Understanding Law Firm Billing
By Kristen A. Campbell
Attorneys often refer to a quote attributed to Abraham Lincoln: "A lawyer's advice is his stock in trade." Attorneys earn their living by billing clients for the advice they give and for their expertise in dealing with the ever changing, complex legal field. However, clients often have no idea how attorneys bill, and they may not understand the bills once they receive them. You should have a clear understanding of how the services you receive will be paid for. Never be afraid to ask questions, and make sure your fee arrangement is put in writing.
Generally, an attorney will choose one of four fee arrangements:
· Hourly Rate
· Contingency Fee
· Flat Fee
Many attorneys charge by the hour in 1/10th of an hour increments. For example, a 5 minute phone call and the one minute email follow up to the phone call would either be billed at 1/10 (.10) of an hour. The hourly rate of an attorney varies depending on location, experience, and case type. You will not only pay for the hours your lawyer spends talking to you or is in court, but the time he or she spends researching, writing motions, meeting with opposing counsel, reviewing discovery, etc. Also, keep in mind you will pay for the attorney’s support staff, including paralegals and legal secretaries, though at a rate lower than what the lawyer charges. A good attorney should be able to give you an estimate of the time he or she believes the case or matter will take. You should be provided an itemized bill, detailing exactly what the law firm is billing you for. If you do not understand a bill or time entry, do not hesitate to ask your attorney about any aspect of the bill. It is your right to understand what you are paying for.
Like a down payment, a retainer is paid at the beginning of the attorney's representation, usually when the attorney is billing on an hourly basis. The total services and costs are subtracted from the "retainer," against which further work will be performed. You should ask if your attorney requires replenishment of retainers, or whether you will pay ongoing after the retainer is used. There are many different kinds of retainers as well as pay schedules, so make certain you understand your agreement up front. You should still receive detailed billing statements to clearly detail the services being provided, the value and the balance of your retainer. If the retainer is not depleted at the conclusion of a matter, you should be refunded the balance.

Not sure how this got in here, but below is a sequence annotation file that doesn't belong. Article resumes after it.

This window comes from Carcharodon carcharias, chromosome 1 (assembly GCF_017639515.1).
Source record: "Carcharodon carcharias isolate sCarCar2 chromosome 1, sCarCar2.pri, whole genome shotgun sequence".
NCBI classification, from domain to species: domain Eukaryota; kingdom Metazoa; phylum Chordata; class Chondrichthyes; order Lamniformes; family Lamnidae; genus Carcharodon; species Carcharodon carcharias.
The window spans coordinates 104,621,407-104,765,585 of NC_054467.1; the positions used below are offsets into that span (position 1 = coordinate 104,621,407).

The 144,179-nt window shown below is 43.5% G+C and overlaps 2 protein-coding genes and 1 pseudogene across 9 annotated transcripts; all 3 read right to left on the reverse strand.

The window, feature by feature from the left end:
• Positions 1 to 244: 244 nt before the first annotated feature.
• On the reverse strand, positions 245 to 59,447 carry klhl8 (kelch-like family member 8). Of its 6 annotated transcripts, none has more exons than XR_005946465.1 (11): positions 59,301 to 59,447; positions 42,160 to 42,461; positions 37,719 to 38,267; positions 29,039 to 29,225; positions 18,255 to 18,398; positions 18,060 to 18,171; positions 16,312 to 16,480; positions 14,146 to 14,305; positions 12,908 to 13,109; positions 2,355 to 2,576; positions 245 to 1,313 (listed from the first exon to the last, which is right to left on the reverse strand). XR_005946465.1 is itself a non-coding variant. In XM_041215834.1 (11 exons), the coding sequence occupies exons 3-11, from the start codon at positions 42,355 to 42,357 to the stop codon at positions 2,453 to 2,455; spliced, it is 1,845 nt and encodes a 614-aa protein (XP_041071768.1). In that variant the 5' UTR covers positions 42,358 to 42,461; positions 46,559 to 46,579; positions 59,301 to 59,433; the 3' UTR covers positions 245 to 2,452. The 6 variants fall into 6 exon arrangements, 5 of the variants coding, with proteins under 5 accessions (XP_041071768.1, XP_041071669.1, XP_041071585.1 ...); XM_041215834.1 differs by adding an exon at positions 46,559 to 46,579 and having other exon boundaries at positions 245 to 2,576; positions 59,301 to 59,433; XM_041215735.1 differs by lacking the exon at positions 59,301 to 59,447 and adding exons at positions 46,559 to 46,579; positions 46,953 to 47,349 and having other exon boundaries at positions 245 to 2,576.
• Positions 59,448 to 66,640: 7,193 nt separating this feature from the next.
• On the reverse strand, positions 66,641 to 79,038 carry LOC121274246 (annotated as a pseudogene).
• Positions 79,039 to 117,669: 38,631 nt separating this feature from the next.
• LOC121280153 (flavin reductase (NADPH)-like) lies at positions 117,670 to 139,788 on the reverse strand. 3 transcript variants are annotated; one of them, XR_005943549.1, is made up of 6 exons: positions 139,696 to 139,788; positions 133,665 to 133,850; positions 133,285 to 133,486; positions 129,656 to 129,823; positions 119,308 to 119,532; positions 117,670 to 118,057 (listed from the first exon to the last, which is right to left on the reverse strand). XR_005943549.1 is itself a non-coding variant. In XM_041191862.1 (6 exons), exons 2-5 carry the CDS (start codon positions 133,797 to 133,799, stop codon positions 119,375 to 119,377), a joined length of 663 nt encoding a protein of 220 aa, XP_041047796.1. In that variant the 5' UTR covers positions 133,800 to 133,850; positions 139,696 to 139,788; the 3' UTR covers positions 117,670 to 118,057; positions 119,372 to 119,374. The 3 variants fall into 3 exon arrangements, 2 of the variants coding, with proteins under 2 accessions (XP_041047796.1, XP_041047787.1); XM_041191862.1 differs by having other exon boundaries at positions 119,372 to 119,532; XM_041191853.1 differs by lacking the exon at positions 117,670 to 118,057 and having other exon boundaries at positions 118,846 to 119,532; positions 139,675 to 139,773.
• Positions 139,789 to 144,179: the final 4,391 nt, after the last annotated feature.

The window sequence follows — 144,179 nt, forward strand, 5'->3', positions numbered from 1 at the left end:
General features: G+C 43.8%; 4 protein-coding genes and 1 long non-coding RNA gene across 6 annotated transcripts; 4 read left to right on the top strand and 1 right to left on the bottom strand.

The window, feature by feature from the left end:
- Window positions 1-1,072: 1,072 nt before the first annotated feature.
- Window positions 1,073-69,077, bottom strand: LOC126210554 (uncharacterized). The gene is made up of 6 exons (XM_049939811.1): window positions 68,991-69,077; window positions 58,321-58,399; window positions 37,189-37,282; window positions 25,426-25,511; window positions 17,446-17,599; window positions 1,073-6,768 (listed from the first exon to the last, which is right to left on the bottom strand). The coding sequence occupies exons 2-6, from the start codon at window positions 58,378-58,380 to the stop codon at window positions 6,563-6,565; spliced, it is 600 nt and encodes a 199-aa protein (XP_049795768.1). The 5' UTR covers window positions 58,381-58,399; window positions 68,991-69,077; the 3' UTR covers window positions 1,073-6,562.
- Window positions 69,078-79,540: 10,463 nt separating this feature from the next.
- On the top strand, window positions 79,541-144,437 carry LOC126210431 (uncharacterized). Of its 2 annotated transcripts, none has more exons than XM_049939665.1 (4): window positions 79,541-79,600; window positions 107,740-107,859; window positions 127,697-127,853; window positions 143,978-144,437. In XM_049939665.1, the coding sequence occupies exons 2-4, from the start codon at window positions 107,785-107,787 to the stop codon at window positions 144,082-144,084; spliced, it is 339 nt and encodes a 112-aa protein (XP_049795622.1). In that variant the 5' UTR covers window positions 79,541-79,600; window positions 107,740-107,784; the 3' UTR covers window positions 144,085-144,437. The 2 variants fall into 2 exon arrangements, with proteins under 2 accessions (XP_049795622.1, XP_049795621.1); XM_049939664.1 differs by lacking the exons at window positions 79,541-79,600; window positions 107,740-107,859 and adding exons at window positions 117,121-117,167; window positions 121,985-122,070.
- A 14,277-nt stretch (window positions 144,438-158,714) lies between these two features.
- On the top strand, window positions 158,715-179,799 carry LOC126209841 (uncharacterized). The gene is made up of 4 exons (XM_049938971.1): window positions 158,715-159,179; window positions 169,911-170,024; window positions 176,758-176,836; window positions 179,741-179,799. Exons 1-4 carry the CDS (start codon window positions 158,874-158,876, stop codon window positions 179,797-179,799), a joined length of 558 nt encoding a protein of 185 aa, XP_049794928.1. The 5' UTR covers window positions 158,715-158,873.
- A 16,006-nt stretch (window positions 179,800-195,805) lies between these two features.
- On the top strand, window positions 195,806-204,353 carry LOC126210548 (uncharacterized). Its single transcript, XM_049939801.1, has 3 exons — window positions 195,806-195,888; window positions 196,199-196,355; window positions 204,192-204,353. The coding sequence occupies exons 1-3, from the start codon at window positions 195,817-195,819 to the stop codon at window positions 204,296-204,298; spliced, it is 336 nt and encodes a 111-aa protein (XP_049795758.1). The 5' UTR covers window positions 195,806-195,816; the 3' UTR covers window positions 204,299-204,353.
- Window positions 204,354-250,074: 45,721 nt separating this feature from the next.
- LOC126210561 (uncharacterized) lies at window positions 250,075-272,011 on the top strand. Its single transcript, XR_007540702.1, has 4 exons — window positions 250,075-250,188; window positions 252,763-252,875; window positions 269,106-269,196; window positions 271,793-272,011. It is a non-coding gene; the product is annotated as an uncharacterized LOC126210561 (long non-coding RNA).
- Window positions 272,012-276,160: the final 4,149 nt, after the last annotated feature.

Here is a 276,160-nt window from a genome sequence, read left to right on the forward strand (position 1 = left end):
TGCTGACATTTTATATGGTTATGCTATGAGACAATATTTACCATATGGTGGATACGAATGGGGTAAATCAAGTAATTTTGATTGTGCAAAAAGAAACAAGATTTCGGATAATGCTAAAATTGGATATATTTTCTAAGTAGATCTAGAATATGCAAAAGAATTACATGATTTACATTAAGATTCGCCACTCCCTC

A contingent fee means that your attorney will not bill on an ongoing basis, but will take a certain percentage of monetary settlements and damages you receive from your case. Contingent fees are typically charged in personal injury lawsuits. A typical contingent fee is 33%, but can vary by state or by case. While this may seem like a large percentage, the benefit to the client is that they will owe their attorney nothing if the case does not result in a monetary award. There is no risk to client. The risk is on the attorney.
For more cut-and-dry matters, attorneys may charge a flat fee. Preparing a power of attorney or a simple Bankruptcy are good examples. Although the fee should be clearly explained at the beginning of your relationship, make sure you understand what the fee does and does not cover. For example, in some instances, filing fees or other costs will not fall under the flat fee's umbrella.
Some of the above payment agreements are not applicable to all sorts of law. For example, an attorney cannot charge you contingent fees if you're being charged in a criminal case, as you will not be awarded damages. Remember, whichever fee agreement you select, make sure you understand it up front and that the details are in writing and that an attorney should not be hesitant to answer any question about their billing.